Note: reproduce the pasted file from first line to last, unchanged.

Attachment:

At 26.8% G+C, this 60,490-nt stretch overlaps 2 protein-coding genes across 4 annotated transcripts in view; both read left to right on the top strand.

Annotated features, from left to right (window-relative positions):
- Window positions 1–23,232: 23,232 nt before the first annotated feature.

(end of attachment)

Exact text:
At 26.8% G+C, this 60,490-nt stretch overlaps 2 protein-coding genes across 4 annotated transcripts in view; both read left to right on the top strand.

Annotated features, from left to right (window-relative positions):
- Window positions 1–23,232: 23,232 nt before the first annotated feature.